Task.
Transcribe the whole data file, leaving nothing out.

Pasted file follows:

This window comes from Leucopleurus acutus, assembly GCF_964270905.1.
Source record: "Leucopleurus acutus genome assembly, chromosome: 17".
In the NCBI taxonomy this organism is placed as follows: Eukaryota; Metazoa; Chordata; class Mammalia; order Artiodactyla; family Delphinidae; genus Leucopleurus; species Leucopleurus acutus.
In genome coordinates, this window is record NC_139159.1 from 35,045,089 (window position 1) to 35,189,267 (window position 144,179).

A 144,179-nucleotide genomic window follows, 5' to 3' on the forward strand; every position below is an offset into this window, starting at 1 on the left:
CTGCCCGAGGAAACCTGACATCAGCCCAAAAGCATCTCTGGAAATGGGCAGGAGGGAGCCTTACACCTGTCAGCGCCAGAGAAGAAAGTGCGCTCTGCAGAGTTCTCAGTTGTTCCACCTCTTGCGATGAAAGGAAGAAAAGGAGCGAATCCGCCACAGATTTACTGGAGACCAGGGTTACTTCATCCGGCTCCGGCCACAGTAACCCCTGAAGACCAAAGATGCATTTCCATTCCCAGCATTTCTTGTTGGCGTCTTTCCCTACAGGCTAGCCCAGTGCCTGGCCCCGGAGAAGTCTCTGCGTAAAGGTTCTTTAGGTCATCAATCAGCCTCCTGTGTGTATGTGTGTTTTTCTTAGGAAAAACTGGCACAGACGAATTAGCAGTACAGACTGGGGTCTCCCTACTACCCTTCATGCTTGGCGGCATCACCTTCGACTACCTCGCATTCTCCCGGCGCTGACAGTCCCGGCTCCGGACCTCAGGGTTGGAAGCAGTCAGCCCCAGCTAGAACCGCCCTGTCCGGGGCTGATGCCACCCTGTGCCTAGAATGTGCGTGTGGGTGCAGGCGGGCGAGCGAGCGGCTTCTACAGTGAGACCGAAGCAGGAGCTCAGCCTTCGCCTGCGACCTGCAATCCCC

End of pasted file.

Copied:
This window comes from Leucopleurus acutus, assembly GCF_964270905.1.
Source record: "Leucopleurus acutus genome assembly, chromosome: 17".
In the NCBI taxonomy this organism is placed as follows: Eukaryota; Metazoa; Chordata; class Mammalia; order Artiodactyla; family Delphinidae; genus Leucopleurus; species Leucopleurus acutus.
In genome coordinates, this window is record NC_139159.1 from 35,045,089 (window position 1) to 35,189,267 (window position 144,179).

A 144,179-nucleotide genomic window follows, 5' to 3' on the forward strand; every position below is an offset into this window, starting at 1 on the left:
CTGCCCGAGGAAACCTGACATCAGCCCAAAAGCATCTCTGGAAATGGGCAGGAGGGAGCCTTACACCTGTCAGCGCCAGAGAAGAAAGTGCGCTCTGCAGAGTTCTCAGTTGTTCCACCTCTTGCGATGAAAGGAAGAAAAGGAGCGAATCCGCCACAGATTTACTGGAGACCAGGGTTACTTCATCCGGCTCCGGCCACAGTAACCCCTGAAGACCAAAGATGCATTTCCATTCCCAGCATTTCTTGTTGGCGTCTTTCCCTACAGGCTAGCCCAGTGCCTGGCCCCGGAGAAGTCTCTGCGTAAAGGTTCTTTAGGTCATCAATCAGCCTCCTGTGTGTATGTGTGTTTTTCTTAGGAAAAACTGGCACAGACGAATTAGCAGTACAGACTGGGGTCTCCCTACTACCCTTCATGCTTGGCGGCATCACCTTCGACTACCTCGCATTCTCCCGGCGCTGACAGTCCCGGCTCCGGACCTCAGGGTTGGAAGCAGTCAGCCCCAGCTAGAACCGCCCTGTCCGGGGCTGATGCCACCCTGTGCCTAGAATGTGCGTGTGGGTGCAGGCGGGCGAGCGAGCGGCTTCTACAGTGAGACCGAAGCAGGAGCTCAGCCTTCGCCTGCGACCTGCAATCCCC